There are ways to eliminate weeds at home without using a glyphosate-based herbicide. You can use boiling water, salt, and vinegar to kill growing weeds. Putting down layers of mulch, cornmeal, and old newspaper can smother weed seeds before they have a chance to grow. You can also kill weeds the old-fashioned way, by simply pulling them out of the soil.

Staying Safe While Using Roundup and Other Herbicides

Several countries, provinces, and cities worldwide have banned or restricted glyphosate-based herbicide use. In the United States, some state and city governments no longer use glyphosate-based herbicides, although they are still legal for private use.

If you decide to use Roundup or other glyphosate-based herbicides in your lawn or garden, limit your exposure by taking the following steps:

  • Use safety gear. Wear gloves, goggles, and a face mask, and remember to wear long sleeves and pants to reduce skin exposure.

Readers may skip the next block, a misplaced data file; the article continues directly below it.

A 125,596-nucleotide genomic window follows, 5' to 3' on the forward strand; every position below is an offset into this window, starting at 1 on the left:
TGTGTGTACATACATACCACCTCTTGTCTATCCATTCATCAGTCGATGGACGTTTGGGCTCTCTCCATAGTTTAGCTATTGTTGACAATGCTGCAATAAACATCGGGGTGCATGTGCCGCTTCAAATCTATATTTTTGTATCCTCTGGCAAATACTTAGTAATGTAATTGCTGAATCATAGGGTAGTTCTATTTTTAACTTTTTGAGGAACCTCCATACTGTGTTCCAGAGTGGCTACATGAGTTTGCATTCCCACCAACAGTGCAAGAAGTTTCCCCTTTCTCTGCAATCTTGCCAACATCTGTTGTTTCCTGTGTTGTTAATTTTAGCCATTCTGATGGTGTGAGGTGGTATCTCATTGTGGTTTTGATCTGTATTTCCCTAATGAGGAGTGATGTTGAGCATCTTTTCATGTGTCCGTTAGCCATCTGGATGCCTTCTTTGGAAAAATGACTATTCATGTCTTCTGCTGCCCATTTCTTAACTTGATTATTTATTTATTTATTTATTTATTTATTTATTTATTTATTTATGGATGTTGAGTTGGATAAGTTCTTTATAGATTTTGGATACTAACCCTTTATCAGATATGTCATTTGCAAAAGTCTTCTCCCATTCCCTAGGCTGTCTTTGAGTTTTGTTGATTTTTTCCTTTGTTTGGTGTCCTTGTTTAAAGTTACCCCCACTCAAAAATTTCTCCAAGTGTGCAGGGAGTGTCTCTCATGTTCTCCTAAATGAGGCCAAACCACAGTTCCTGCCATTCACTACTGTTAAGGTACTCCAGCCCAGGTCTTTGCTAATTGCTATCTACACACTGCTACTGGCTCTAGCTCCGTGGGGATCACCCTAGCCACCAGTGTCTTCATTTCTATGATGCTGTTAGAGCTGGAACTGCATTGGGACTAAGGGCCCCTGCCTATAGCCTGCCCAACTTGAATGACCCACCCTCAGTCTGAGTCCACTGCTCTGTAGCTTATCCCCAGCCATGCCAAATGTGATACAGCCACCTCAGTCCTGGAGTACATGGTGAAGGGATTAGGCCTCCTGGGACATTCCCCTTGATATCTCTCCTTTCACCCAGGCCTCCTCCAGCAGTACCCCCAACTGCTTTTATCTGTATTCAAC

• If your skin is exposed to herbicide, rinse for 15 to 20 minutes. Roundup can cause short-term irritation, and it’s especially dangerous if you get it in your nose or eyes.
  • If you swallow any herbicide, immediately call poison control (1-800-222-1222 in the United States) or your doctor.
  • Do not enter areas treated with glyphosate-based herbicide until it has had a chance to dry.

Only use Roundup or other glyphosate-based herbicides on sunny, calm days to prevent wind and rain from spreading the herbicide. Do not treat areas near rain gutters or waterways.

Talk With Others Who Understand

MyLymphomaTeam is the social network for people with lymphoma. On MyLymphomaTeam, more than 10,000 members come together to ask questions, give advice, and share their stories with others who understand life with lymphoma.

Have you or a loved one used Roundup and received a diagnosis of non-Hodgkin lymphoma? Share your experience in the comments below, or start a conversation by posting on your Activities page.

Posted on March 1, 2022
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Todd Gersten, M.D. is a hematologist-oncologist at the Florida Cancer Specialists & Research Institute in Wellington, Florida. Review provided by VeriMed Healthcare Network. Learn more about him here.
Jessica Wolpert earned a B.A. in English from the University of Virginia and an MA in Literature and Medicine from King's College. Learn more about her here.